The problem with choking off guns at the point of supply is that most such policies would require some change in behavior of law-abiding sellers or buyers of guns.  The movie, Making A Killing, includes a segment about Chuck’s Gun Shop, out of whose inventory comes many guns that end up being used in Chicago crimes.  Know what happened after Chuck’s promised to be more vigilant in checking who was buying their guns?  Gun violence in Chicago went up.  I know, I know.  There are plenty of other gun shops located close enough to the Windy City where the bad guys can get guns.  That’s exactly my point.  As long as guns are legal commerce, don’t ask me how, don’t ask me why, the market will find some way to satisfy demand.

Back in the 16th Century, the French monarchy imposed a very strict tariff on salt, the gabelle, in order to raise funds for the always-depleted royal treasury. Know what happened?  Salt smuggling became the #1 non-farming occupation in Southern France. It’s a mistake which we make all the time to differentiate between the ‘legal’ market and the ‘illegal’ or ‘black’ market, because in fact they operate exactly the same way.  A market, legal or illegal, is created whenever there is an exchange of products for money and regulating the former may have little or no impact on the latter.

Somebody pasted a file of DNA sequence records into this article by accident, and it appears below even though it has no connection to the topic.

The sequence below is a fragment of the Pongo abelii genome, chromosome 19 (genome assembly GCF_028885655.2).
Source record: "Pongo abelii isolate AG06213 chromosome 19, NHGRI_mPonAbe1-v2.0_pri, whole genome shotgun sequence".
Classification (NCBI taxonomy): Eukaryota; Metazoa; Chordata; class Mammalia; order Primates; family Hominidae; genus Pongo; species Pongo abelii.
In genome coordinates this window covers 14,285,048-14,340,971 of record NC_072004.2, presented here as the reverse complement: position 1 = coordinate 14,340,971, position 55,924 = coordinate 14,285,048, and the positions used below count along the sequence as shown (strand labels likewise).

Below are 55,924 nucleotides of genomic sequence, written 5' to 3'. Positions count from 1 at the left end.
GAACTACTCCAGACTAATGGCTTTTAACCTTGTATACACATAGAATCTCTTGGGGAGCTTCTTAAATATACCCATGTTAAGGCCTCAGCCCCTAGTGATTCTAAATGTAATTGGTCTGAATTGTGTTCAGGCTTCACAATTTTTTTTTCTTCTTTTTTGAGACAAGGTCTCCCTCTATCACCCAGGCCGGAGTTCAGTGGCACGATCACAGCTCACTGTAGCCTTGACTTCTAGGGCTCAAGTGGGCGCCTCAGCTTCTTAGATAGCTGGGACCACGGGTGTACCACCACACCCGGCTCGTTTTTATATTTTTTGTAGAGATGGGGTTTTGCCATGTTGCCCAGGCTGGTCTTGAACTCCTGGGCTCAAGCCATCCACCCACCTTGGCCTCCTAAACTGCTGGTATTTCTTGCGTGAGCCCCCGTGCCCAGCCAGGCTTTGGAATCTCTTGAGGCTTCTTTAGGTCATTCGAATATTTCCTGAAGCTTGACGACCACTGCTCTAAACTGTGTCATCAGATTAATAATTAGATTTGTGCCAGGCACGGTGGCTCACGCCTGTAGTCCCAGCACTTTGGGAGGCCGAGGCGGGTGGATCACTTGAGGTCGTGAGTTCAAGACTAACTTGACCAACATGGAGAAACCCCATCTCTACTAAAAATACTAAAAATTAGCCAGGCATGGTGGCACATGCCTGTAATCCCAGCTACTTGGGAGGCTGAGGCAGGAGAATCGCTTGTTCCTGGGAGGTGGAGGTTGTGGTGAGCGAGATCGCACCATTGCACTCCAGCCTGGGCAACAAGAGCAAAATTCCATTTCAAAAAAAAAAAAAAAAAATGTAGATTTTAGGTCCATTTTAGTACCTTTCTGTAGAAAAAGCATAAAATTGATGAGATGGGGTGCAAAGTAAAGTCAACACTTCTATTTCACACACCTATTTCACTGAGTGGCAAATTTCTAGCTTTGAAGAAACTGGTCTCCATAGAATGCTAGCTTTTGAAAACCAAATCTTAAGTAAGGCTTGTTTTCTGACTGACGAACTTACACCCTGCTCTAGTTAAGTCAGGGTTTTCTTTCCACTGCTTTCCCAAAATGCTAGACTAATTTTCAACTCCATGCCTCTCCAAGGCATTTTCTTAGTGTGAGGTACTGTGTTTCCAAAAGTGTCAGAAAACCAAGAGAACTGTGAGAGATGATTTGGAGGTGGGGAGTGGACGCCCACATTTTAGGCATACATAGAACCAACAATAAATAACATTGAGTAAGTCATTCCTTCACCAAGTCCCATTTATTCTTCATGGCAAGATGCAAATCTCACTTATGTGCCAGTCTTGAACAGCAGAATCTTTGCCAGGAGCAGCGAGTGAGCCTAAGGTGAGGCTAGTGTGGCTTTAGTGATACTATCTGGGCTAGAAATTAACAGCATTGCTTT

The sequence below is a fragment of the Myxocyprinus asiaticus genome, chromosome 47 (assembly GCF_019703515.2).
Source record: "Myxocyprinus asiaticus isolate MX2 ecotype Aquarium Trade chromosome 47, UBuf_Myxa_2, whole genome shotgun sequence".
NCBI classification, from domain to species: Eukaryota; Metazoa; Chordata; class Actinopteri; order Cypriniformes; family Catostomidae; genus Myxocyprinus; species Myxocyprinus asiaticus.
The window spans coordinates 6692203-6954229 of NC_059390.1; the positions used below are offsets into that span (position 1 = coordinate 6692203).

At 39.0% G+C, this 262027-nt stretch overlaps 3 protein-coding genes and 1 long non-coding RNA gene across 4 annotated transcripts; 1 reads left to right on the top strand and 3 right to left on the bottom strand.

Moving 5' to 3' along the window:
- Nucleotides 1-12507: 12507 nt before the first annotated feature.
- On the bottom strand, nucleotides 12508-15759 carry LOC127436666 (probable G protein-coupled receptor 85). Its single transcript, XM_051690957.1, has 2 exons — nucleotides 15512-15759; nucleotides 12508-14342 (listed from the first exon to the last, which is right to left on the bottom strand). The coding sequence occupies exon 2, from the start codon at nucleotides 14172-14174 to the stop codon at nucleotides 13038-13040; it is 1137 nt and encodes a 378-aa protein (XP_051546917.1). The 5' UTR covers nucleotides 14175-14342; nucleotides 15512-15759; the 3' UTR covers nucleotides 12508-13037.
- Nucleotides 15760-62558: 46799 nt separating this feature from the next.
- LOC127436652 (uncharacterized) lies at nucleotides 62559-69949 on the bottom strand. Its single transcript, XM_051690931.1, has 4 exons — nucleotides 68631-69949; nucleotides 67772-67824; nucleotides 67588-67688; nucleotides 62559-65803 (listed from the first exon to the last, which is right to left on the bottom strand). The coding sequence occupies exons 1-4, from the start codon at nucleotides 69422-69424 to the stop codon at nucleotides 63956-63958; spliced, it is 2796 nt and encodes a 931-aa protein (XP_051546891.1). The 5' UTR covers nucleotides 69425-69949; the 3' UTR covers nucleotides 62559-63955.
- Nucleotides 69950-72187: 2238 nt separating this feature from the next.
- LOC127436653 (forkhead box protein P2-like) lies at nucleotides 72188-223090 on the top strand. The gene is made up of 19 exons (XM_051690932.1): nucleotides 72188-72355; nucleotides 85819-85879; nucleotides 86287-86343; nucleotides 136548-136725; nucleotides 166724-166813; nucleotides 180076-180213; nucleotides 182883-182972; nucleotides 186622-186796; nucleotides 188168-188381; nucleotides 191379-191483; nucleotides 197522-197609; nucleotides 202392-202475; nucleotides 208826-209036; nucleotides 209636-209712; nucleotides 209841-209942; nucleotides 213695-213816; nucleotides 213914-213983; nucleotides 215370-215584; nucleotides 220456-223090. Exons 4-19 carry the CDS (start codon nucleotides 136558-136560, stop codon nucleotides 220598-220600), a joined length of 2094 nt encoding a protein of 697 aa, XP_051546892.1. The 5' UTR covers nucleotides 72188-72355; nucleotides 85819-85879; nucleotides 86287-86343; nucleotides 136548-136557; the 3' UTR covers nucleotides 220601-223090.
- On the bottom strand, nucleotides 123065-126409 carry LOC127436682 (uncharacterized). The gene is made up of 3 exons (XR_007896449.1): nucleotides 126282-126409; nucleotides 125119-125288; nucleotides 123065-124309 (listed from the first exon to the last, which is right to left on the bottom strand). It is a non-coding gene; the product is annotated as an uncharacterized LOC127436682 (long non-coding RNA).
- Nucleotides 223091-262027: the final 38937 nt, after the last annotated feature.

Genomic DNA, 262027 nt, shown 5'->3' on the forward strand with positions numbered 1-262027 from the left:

Of course there’s one infallible way to regulate both markets when it comes to guns.  And we all know what that way is.


Is Gun Violence Committed By Bad Guys? I’m Not Sure

Will more gun control reduce gun violence? This may sound like a stupid question but I feel compelled to ask after reading a very good article about Shannon Watts and Everytown in the current issue of Mother Jones.  Entitled, “Mothers in Arms,” Mark Follman perceptively explains why the Moms constitute a threat to the hegemony of the NRA, given the extent to which the Everytown message resonates both with gun and non-gun owners who together may be looking for an alternative to the stridency and combativeness of Wayne LaPierre and his friends.

So let’s play a little parlor game and assume that Shannon is able to muscle aside the NRA and actually get some “meaningful” gun control laws passed, like expanded background checks, tightened licensing procedures, “safe” guns and so forth.  In other words, making it more difficult for the ‘bad guys’ to get their hands on guns.